Glenn Beck is seen here on GlennBeck.TV, a feature available exclusively
to Glenn Beck Insider Extreme members.
GLENN: Just want to continue just for a minute on this Rome analogy of
America, and you'll find it in the beginning of the
book Broke. But we looked,
we studied because, you know, the question is how did we get here and where are
we headed? And so the book starts with ancient Rome and talks about what did our
founders learn from the Decline and Fall of the Roman Empire, written by Edward
Gibbon, and you heard the bread and circuses, feed the people, distract them and
maybe you won maybe they won't realize what you've done to them. The ancient
Rome ploy is that when things are starting to fall apart, you distract the
people for a long time. Now, by 31 BC, Octavian was coming into power and he
knew that major changes had to be made in the Roman Empire. But the people still
worshipped the republic. This is before they were an empire. They worshipped the
republic. They liked freedom. They liked who they were and they didn't want to
lose that, and Octavian knew it.
You know, comparing Barack Obama to anybody always gets you in trouble, but
looking for the right Roman emperor might be the thing to look for, and he may
be Octavian. At least in this regard.
In 31 BC, they knew that the people loved the republic, which I don't think
Barack Obama knows that, but changes had to be made. And so Octavian's solution
was to give the people both what they wanted and what he thought they needed. So
instead of abolishing things like the republic or the Senate, he continued them.
They were still elected by the people. Assemblies still gathered. The Senate
still oversaw some of the provinces and advised Octavian, but it wasn't the
same. It was no longer a republic. And so they left the facade of the republic
there, and Octavian camouflaged his absolute power. Then he took over the
control of the armed forces and made resistance futile.
Now, here is the real beginnings. Listen to this. Things were falling apart.
Entertain the people. Give them stuff. And if you can concentrate on the stuff
for a while, they will forget what freedom really meant. Then while you're doing
that, then you camouflage your moves as emergencies and you camouflage your
moves also as freedom, under the guise of the republic, under the guise of the
Senate. But you just push it through. You maintain the illusion of the republic
and then you make resistance futile.
On Thursday, December 2nd, Glenn Beck brings his latest book to life on
stage and on silver screens nationwide for the timely event, Broke -
Restarting the Engine of America. Broadcast LIVE from Pittsburgh,
Pennsylvania’s Benedum Center to movie theaters nationwide.
- Find a movie theater and
buy your tickets
- In Pittsburgh?
Get tickets for the show...
One textbook writes about Octavian: In keeping with his policy of maintaining
the appearance of traditional Republican government, Octavian refused, refused
to be called the king or even dictator like Caesar. Instead he was just the
first citizen. This is what Tocqueville wrote in 1840: Thus having each citizen
in turn taking them and putting them into powerful grasp and shaping them to his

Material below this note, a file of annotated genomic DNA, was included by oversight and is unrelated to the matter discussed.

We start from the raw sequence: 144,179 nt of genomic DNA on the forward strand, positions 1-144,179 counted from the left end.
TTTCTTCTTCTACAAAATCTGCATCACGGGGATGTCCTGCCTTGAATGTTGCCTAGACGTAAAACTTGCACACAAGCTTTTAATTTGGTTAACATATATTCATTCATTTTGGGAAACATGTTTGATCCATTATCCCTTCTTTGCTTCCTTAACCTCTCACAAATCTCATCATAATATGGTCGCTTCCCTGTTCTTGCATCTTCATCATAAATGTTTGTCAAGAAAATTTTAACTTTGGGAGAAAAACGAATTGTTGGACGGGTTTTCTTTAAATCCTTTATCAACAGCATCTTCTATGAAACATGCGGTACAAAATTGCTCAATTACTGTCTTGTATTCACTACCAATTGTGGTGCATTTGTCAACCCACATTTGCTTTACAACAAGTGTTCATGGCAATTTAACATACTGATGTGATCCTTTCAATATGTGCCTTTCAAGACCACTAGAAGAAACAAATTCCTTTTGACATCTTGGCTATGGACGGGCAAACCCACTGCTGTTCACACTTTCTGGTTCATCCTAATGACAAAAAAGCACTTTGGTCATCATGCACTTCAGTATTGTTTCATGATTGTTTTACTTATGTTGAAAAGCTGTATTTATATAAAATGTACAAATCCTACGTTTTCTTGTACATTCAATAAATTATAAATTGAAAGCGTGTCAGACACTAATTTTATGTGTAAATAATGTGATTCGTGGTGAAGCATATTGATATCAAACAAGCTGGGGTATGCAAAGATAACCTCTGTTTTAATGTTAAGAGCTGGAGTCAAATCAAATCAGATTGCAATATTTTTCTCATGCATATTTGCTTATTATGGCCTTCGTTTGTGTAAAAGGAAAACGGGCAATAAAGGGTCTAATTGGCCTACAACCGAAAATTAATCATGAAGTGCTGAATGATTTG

will. The government then extends its embrace to include the whole of society.
It covers the whole of social life with a network of petty complicated rules
that are both minute and uniform. Isn't that what we're doing? You knew have to
file forms. If you want to sell something over $600, isn't that what we're doing
now? How many how much more paperwork are we going to have to do? What is that?
We keep asking ourselves why would you do that? Well, Tocqueville wrote about
it. It covers the whole of social life with a network of petty complicated rules
that are both minute and uniform. Though even though each men or wait, wait,
wait. Through which even men of the greatest originality and the most vigorous
temperament cannot force their heads above the crowd. So what's that doing?
That's forcing everybody to be the same because even people who are in there and
they are fighters and they are, "I'm going to do it" and they're dreamers, they
just can't make it. They can't do it anymore. They give up. It does not break a
man's will, but it softens. It bends. It guides. It seldom enjoins. But it often
inhibits action. It does not destroy anything, but it prevents much from being
born. It is not tyrannical. It just hinders, restrains, stifles. If I may, it
nudges. That's all it does is nudge. Tocqueville said it nudges people into a
flock of timid and hardworking animals with the government as its shepherd.
We are going to I urge you to look at the book Broke. I keep picking this thing
up. I'll be at night and I'll pick it up and I'll just open it up to a different
section and I'll reread it and, oh, my gosh, this is it. This is what's
happening. I urge you to pick it up. Or if you I don't even know. Well, you can
go to the movie theatres. I don't know if the thing is sold out. Can I get a
ticket count on the thing in Pittsburgh, the live Broke show in Pittsburgh? I'm
doing one night on December
GLENN: 2nd. So is that next week?
PAT: I think it is.
GLENN: Yeah, next week I'm going to do something in Pittsburgh at the
Theater which is a great, great theater. And tickets I guess are still
available. It's almost sold out. And tickets also will be available in
theatres nationwide. And I'm going to show you the country as compared to a '65
Chevy I mean '65 Mustang.